Reading tissues

Pathologists enable targeted cancer therapy

The trend towards personalised medicine implies the development of targeted cancer therapy. Tissue based examinations by pathologists play a key role in this trend. However, the relevance is still underestimated as pathologist Professor Manfred Dietel noted in his lecture at the European Forum on Oncology 2010 in Berlin, which explained what pathology already actually renders to targeted cancer therapy and where its future potential must be seen.

Manfred Dietel
Manfred Dietel
Manfred Dietel
Manfred Dietel

‘Today, cancer therapy is experiencing a shift towards targeted medicine, but the predictive power of tissue based analyses is still underestimated,’ declared Professor Manfred Dietel, Director of Institute of Pathology at Charité Medical School, Berlin. Currently, routine detection of a predictive biomarker is a crucial prerequisite in the individualised or targeted treatment of the three ‘killer’ carcinomas (around 35% of all tumours): cancers of the breast, colon (metastasised, first and second line) and non-small cell lung cancer (stage IIIB and IV). Further, predictive analyses are common in the treatment of the more seldom gastrointestinal stromal-tumour (dose determination) and several types of lymphomas.

Targeted therapy rather started with the agent Trastuzumab, used against metastatic breast cancer. The agent’s FDA approval was gained in 1998 and EU approval came in 2000. ‘The development of a monoclonal antibody with the trade name Herceptin, by Roche, was the big breakthrough,’ the professor said.

The monoclonal antibody interferes with the HER2 receptor, but will only have therapeutic effects if an amplification of the HER2/neu gene or an over-expression of its protein can be verified in advance. Therefore early and accurate HER2 testing of all breast cancer patients at primary diagnosis is essential for optimal disease management.

This eligibility test is realised by morphologic and cytologic examinations. ‘We can show in one section of tissue if there is an amplification of Her2 gene or over-expression of protein. That assures a relatively high dependability,’ Prof. Dietel said, though admitting: ‘Nevertheless, in approximately 25-30% of the cases we can have the problem of adequate quantification due to borderline staining.’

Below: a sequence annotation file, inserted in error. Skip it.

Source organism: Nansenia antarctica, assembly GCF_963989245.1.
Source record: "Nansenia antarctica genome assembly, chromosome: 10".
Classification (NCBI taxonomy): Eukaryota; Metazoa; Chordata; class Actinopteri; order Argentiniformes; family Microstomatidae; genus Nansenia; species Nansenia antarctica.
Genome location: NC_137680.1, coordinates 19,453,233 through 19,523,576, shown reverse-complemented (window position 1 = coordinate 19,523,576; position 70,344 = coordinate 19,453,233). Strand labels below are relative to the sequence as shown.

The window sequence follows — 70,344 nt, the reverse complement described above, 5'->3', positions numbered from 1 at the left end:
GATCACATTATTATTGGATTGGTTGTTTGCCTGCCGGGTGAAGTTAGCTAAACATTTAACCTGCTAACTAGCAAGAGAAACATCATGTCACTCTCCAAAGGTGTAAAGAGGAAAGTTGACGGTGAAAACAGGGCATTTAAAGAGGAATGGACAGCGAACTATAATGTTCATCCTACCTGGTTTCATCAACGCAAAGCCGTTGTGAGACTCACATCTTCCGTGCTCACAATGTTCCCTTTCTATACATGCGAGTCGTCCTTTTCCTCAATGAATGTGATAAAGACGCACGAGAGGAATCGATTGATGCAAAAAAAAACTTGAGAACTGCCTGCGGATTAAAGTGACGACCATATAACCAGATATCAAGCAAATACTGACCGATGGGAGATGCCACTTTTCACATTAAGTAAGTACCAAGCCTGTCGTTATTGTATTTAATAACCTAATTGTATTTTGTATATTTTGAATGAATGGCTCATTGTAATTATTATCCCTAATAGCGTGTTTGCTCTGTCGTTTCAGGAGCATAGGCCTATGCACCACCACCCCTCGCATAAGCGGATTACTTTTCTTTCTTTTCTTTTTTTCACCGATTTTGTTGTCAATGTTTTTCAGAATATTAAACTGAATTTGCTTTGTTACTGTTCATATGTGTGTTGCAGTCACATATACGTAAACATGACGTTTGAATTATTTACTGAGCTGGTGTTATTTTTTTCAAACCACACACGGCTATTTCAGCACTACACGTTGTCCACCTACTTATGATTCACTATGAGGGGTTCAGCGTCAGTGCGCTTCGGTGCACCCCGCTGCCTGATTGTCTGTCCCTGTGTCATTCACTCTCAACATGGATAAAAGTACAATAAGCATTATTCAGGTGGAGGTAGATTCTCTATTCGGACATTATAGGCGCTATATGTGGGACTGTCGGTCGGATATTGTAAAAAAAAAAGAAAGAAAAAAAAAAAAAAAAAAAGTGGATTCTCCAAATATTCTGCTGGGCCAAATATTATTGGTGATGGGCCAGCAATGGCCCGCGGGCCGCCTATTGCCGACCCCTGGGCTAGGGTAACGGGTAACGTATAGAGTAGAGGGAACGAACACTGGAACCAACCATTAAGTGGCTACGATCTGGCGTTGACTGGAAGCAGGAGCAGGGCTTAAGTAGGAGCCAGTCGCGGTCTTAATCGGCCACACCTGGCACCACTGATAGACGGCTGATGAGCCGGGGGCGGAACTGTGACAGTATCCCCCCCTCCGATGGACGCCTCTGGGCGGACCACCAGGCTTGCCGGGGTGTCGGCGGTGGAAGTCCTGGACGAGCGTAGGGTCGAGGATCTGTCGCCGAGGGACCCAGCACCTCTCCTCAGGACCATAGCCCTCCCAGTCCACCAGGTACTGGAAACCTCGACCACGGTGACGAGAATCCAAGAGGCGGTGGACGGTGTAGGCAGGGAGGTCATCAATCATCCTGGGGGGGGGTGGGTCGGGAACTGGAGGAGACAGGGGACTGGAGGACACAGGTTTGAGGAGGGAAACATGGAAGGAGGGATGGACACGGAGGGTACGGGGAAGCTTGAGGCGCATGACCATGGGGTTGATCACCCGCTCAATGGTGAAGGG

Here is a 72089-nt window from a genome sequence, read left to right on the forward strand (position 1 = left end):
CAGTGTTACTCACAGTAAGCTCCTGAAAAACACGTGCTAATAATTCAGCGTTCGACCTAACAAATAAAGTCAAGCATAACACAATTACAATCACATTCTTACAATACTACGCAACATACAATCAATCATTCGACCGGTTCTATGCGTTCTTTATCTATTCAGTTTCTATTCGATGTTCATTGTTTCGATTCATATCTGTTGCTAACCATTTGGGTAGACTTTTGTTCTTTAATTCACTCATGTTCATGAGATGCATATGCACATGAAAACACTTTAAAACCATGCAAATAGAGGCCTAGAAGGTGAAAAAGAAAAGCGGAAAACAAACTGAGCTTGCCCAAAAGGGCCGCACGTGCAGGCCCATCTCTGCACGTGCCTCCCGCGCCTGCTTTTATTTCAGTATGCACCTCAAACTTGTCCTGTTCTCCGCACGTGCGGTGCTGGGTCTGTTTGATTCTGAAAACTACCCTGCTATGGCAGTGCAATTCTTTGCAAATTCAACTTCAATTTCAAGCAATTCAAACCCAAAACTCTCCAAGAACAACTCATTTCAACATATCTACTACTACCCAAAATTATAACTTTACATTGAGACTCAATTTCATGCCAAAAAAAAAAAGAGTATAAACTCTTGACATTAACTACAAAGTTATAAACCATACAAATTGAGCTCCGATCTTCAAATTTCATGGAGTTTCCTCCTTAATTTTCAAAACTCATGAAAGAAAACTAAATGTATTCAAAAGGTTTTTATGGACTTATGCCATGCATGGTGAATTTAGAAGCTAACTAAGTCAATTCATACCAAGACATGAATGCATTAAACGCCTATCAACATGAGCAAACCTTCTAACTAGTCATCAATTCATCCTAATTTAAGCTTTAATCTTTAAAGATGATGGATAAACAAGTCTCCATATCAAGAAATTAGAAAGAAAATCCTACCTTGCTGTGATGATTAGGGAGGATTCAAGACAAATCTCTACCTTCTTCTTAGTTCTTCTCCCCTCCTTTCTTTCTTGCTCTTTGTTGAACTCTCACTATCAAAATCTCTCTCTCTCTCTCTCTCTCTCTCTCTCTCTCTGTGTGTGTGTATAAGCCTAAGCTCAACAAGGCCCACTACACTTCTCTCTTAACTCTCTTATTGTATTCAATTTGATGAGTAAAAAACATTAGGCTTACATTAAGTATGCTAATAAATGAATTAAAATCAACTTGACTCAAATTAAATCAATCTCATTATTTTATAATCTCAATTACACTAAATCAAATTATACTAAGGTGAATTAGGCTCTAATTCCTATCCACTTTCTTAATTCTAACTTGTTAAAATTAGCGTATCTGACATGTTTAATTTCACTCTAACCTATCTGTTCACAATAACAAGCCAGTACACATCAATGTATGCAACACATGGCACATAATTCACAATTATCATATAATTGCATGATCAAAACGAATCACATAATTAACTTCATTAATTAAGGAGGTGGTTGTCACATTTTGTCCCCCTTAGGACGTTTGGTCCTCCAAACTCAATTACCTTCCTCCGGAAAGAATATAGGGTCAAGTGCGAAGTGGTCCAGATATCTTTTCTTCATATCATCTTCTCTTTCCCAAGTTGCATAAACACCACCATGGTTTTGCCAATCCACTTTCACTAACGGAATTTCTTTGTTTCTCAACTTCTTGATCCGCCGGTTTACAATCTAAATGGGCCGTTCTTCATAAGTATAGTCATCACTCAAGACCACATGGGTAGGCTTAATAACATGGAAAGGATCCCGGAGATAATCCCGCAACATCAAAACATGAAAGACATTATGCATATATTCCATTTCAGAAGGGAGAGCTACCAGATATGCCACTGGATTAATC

This challenge is faced by Prof. Dietel and his Charité team by using virtual microscopy to scan histological slices, which then can be scaled up very easy and hence the problem of quantification corrected. ‘This method is still not routine, but in two or three years I think we will be able to verify the important molecules in the tissue with such instruments in an objective way.’

In the treatment against invasive colorectal cancer, predictive examinations are also inevitable. Two new substances have been introduced to clinical practice, Cetuximab and Panitumumab, both antibodies that attack the EGFR-receptor. But they will only operate if the tumour cells have a wild-type K-RAS gene (mutation excluded).

Whereas, in non-small cell lung cancer (NSCLC), targeted therapy proved effective only if mutation of the EGFR-receptor is ensured by molecular pathology. In April 2009 European Medicines Agency, the European FDA, gave only a conditional approval to Iressa (Gefitinib), a drug to treat NSCLC. ‘This was the first time, worldwide, that a drug approval was definitively associated with an eligibility test,’ Prof. Dietel explained, and again emphasised the necessity of pathological tissue-based examinations. ‘We need tissue-based examinations for almost all predictive eligibility tests. Whether we can detect gene mutations in a non-invasive way, as indicated by developments in molecular imaging, time will tell.’


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